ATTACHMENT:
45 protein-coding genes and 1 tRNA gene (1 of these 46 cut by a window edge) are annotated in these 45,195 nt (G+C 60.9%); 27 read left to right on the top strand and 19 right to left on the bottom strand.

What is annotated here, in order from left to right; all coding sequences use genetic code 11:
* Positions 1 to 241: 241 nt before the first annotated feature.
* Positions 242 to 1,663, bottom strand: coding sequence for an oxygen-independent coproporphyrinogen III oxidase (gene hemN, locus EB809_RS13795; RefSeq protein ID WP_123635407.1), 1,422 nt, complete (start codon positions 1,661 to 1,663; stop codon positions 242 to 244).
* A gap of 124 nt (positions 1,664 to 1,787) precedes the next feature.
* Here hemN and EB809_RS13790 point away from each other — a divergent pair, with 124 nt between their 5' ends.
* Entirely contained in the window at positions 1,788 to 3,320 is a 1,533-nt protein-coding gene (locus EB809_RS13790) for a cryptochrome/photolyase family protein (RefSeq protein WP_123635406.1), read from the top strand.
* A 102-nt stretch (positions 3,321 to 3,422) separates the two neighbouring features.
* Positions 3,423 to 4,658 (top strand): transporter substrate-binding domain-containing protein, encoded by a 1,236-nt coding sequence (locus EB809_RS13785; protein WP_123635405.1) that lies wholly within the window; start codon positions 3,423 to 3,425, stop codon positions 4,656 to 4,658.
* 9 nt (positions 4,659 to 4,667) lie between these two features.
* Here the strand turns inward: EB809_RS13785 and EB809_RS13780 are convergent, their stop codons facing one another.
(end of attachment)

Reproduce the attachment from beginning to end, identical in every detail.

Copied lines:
45 protein-coding genes and 1 tRNA gene (1 of these 46 cut by a window edge) are annotated in these 45,195 nt (G+C 60.9%); 27 read left to right on the top strand and 19 right to left on the bottom strand.

What is annotated here, in order from left to right; all coding sequences use genetic code 11:
* Positions 1 to 241: 241 nt before the first annotated feature.
* Positions 242 to 1,663, bottom strand: coding sequence for an oxygen-independent coproporphyrinogen III oxidase (gene hemN, locus EB809_RS13795; RefSeq protein ID WP_123635407.1), 1,422 nt, complete (start codon positions 1,661 to 1,663; stop codon positions 242 to 244).
* A gap of 124 nt (positions 1,664 to 1,787) precedes the next feature.
* Here hemN and EB809_RS13790 point away from each other — a divergent pair, with 124 nt between their 5' ends.
* Entirely contained in the window at positions 1,788 to 3,320 is a 1,533-nt protein-coding gene (locus EB809_RS13790) for a cryptochrome/photolyase family protein (RefSeq protein WP_123635406.1), read from the top strand.
* A 102-nt stretch (positions 3,321 to 3,422) separates the two neighbouring features.
* Positions 3,423 to 4,658 (top strand): transporter substrate-binding domain-containing protein, encoded by a 1,236-nt coding sequence (locus EB809_RS13785; protein WP_123635405.1) that lies wholly within the window; start codon positions 3,423 to 3,425, stop codon positions 4,656 to 4,658.
* 9 nt (positions 4,659 to 4,667) lie between these two features.
* Here the strand turns inward: EB809_RS13785 and EB809_RS13780 are convergent, their stop codons facing one another.